The EII is an interdisciplinary project developed by Carlin in the Environmental Leadership Incubator (ELI). After an experience eating chapulines(grasshoppers) with her family in Mexico, she was inspired to bring awareness to potential climate solutions and make visible what is often overlooked in this sector.

Intrigued by human perception of insects as food, Wade's doctoral research focuses on the people in the U.S. who are trying to change perceptions of insects as a potential food source. Working with CEOs of insect companies, chefs and educators, she studies how people promote the idea of insects as a sustainable and ethical food option.

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Photo Credit
Umberto Diecinove

"As an anthropologist, I research the deeper, historical reasons for why we often have this aversion to insect eating in the U.S. and what it would take for a big cultural shift to a food source that is potentially more sustainable, but also potentially more ethical in the food system," Wade said.

Her research has shown different approaches to educating and marketing to consumers. "A popular example of an edible insect is Acheta, which is just a cricket, but they use the scientific name, so it's not as apparent that you're eating bugs," she said. "Some companies take the opposite approach and really lean into it. They'll call them 'hopper snacks' or something like that and will show crickets all over the package. There are different approaches to normalizing insect consumption but a lot of advocates try to create products that are more familiar to American consumers such as protein bars and tortilla chips that include ground insect flour."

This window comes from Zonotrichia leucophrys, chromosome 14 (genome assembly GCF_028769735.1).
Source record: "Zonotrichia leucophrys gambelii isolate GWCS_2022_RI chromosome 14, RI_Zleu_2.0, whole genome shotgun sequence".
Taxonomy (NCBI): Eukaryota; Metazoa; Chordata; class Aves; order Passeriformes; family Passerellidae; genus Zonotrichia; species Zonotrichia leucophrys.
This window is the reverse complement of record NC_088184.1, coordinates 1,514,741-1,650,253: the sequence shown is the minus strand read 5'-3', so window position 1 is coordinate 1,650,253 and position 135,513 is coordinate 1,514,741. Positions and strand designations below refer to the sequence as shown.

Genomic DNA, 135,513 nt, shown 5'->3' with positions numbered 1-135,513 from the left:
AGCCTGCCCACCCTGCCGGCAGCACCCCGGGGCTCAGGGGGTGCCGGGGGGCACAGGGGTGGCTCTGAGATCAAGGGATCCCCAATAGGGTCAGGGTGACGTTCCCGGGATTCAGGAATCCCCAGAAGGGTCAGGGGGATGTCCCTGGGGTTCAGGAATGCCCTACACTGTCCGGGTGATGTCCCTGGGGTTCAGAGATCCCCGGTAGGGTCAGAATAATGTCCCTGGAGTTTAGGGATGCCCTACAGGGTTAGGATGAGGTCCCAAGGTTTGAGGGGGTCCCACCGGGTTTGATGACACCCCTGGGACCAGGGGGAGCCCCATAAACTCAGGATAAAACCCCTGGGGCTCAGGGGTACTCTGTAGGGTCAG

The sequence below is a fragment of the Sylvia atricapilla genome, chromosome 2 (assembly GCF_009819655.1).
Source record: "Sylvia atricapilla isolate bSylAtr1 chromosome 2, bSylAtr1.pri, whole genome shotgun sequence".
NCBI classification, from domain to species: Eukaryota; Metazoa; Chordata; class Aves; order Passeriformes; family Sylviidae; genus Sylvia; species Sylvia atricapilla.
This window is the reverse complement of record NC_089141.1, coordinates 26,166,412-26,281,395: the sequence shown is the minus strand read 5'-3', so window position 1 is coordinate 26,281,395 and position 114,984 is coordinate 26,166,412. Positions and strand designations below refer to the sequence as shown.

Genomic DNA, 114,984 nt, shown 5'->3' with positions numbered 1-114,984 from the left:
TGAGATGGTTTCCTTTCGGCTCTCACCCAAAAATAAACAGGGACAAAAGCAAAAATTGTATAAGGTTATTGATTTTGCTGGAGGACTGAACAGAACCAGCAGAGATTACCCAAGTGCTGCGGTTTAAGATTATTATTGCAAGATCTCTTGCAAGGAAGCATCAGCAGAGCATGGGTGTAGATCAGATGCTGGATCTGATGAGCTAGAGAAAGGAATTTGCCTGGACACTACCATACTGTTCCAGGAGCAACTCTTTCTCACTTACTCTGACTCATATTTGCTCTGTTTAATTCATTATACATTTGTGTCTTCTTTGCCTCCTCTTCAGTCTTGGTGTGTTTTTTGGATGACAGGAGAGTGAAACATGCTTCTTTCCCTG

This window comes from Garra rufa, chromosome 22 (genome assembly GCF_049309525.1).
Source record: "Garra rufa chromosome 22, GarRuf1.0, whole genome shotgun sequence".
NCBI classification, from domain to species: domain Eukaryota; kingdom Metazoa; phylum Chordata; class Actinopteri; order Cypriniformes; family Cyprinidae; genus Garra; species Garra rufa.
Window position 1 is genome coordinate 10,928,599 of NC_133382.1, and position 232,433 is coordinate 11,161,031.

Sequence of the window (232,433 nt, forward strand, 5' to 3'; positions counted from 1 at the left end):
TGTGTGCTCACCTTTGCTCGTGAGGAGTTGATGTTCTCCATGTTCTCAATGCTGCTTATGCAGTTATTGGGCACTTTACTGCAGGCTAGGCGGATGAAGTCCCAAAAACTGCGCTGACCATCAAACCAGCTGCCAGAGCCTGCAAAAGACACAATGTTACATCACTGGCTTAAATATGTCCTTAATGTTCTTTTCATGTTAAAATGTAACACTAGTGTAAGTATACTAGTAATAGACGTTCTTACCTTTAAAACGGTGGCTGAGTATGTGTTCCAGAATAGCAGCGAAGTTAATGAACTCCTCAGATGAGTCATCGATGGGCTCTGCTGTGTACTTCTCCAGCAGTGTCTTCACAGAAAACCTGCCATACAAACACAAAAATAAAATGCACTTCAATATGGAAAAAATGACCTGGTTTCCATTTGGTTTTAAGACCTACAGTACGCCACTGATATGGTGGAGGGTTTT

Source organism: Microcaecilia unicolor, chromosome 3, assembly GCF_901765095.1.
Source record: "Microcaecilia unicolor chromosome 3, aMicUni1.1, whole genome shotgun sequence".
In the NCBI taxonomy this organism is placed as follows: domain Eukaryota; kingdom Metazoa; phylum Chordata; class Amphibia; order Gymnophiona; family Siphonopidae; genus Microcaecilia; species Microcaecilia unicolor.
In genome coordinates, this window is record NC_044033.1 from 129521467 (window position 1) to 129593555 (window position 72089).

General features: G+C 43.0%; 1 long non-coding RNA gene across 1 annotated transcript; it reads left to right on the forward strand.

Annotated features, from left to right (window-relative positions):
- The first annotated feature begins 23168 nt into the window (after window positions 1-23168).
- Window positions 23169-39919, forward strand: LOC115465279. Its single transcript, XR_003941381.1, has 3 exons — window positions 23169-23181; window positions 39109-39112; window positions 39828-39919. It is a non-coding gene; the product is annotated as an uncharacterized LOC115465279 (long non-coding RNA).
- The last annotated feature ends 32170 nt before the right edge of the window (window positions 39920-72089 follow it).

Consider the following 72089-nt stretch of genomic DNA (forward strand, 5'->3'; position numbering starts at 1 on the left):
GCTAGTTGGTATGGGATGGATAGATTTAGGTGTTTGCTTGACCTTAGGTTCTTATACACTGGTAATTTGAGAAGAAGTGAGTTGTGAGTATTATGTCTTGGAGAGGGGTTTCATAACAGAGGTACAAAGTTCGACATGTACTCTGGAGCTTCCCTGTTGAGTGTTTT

One such company is Entomo Farms, one of the longest running cricket farms that produces for human consumption in North America. Their crickets come in different spiced varieties and will also be given out at the tasting event.

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Photo Credit
Umberto Diecinove

"In Santa Barbara County, we have a large Oaxacan diaspora community and Oaxaca is one of the areas where insects are an important part of the cultural cuisine," Wade added. Carlin also noted the importance of includingthe perspective of "Oaxacalifornia," highlighting how Oaxacan cuisine has been brought to California through this diaspora.

"This space has allowed for the creation of places of diversity, resurgence and solidarity in the presence of the oppressive forces of globalization," Carlin said, noting the exhibition will also feature documentation of the Los Angeles restaurant Chiguacle Sabor Ancestral and its owner Alonso Arrellano, who offers cuisine from Southern parts of Mexico such as Puebla and Oaxaca.

By collaborating across disciplines, Carlin and Wade hope to dissolve negative preconceptions of the role of insects in nutrition, explore the potential of insects in addressing climate change in the agricultural sector and promote healing and community. The project is sponsored by the Interdisciplinary Humanities Center, Undergraduate Research & Creative Activities, the Graduate Student Association, and The Green Initiative Fund.

Media Contact

Debra Herrick
Associate Editorial Director
(805) 893-2191
[email protected]